Mike Nappa is founder of Nappaland Literary Agency, and author of 77 Reasons Why Your Book Was Rejected,available wherever books are sold.
The woman asked a sensible question; she deserved a practical answer.
I was sitting on an “Agents & Editors” panel at a writer’s conference when she took the microphone. “I’ve been working on revising my manuscript,” she said to all of us in the crowded ballroom, “and I think it’s getting better. But how do I know when I should stop revising and start sending it out? How do I know when my book is done?”
Good question, I thought. And one with an easy answer.
Then the experts around me started hemming and hawing and making these kinds of abstract noises in response:
“Well, a book is never REALLY finished, so you have to just choose a stopping point and hope for the best…”
“It’s like falling in love. When your book is ready, you just know.”
“When I wrote my last award-winning book [insert some random story about how great I am that has nothing to do with your question here]…”
Finally I could take it no longer, so I stole a microphone and said what I thought was obvious, and which is the process I’ve used to pen more than 50 books over the last 20 years:
You write a book four times.
When you’ve finished the fourth writing, you’re done—or at least ready to show your manuscript to an agent or editor.
Here, briefly, is how that process works:
1. The Close-In Writing The basic method: You write a day’s worth of work (either fiction or nonfiction)—whatever that means for you. Next day, before you write anything new, you revise and edit the previous day’s work. This is the “close-in writing,” and becomes the first draft—the first time your write your book.
2. The Close-In Edit When the entire first draft is complete, you go back through and, beginning with word one to the end, you revise and edit the entire manuscript on your computer. This is the “close-in edit,” and becomes your second draft: the second time you write your book.
3. The Distance (or “Hand”) Edit Next, you print a hard copy of the second draft of your entire manuscript. Beginning with word one to the end, you hand-edit the hard copy, scrawling notes and profanities to yourself all the way through the margins. Then, using your hand-edit notes as a reference, you go back into your computer file and revise the manuscript as needed. This is the “distance edit,” and becomes your third draft: the third time you’ve written your book.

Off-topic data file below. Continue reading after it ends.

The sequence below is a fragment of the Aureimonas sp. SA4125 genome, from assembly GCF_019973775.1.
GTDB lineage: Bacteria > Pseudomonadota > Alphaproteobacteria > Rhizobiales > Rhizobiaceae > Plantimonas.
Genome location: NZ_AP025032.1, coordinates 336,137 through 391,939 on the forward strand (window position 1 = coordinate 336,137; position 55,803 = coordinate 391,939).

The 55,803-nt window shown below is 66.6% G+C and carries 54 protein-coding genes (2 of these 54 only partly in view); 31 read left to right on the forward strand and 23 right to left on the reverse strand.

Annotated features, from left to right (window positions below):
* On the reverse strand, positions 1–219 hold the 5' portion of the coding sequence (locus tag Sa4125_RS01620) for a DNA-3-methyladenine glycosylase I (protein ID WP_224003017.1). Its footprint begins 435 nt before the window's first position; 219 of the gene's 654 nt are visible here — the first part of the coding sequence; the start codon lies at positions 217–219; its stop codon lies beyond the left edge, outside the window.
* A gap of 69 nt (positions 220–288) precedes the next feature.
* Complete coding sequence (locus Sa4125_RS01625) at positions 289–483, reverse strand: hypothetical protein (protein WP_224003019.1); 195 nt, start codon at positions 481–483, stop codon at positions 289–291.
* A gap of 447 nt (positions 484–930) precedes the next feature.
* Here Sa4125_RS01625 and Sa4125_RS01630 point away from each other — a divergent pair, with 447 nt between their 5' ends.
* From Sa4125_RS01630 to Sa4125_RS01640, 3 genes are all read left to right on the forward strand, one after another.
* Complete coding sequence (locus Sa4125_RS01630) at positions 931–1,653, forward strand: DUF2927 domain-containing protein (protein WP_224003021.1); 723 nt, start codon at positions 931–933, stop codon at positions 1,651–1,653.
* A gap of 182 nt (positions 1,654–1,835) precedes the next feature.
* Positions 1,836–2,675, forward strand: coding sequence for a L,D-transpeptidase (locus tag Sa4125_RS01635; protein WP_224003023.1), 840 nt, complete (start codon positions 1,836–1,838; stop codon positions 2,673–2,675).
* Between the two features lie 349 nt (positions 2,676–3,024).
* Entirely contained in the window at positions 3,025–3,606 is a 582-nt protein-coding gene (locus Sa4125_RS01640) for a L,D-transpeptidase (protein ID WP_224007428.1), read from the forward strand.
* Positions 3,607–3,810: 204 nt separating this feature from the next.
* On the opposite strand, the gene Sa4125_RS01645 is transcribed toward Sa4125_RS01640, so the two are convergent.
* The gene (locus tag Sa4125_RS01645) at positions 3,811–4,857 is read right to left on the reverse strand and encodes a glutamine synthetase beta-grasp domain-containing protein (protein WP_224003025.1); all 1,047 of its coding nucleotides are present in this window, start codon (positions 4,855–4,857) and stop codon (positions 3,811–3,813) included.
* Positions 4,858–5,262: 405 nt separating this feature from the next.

4. The Oral Edit Finally, you print a new hard copy and read your entire manuscript aloud. Read it to the walls, to your spouse, to the patrons at Starbucks, to your dog, to the bowl of soggy Cocoa Puffs left over from breakfast. Doesn’t matter who’s in the room, only that you can hear yourself reading it. Start with word one and don’t stop until you read the last word. Yes, it may take you several days, but that’s OK. Keep reading every word out loud until you’re done.
As you read, note any places where the phrasing causes you to stumble, the wording feels confusing or out of place, or your mind seems to wander from the text in front of you. Those places need to be cut or rewritten, so as you’re reading aloud, pause to make notes as to what to do to improve them. When you’re done, incorporate your notes into the computer file of your manuscript. You’ve now finished the “oral edit”—and written your book four times.
At this point, you will be: a) extremely sick of your book, but b) finished.
Yes, this is a tedious, tiring process. But it works. If you write your book four times, chances are very good that when you’re done it will be a finely-crafted work of art … or at least undoubtedly something much better than when you started.
I thought writing a book four times was just common sense, and that most every writer/editor/agent already knew about it.
The reaction at that writer’s conference showed me otherwise.
The important thing, though, is that now you know how to tell when your book is finished. So if you’re thinking of pitching your latest masterwork to my agency or somewhere else in the industry, do us all a favor before you send it:
Feel free to contact me at email@example.com or firstname.lastname@example.org.
Feel to call me at (360) 696-4298. Ask for Frances.
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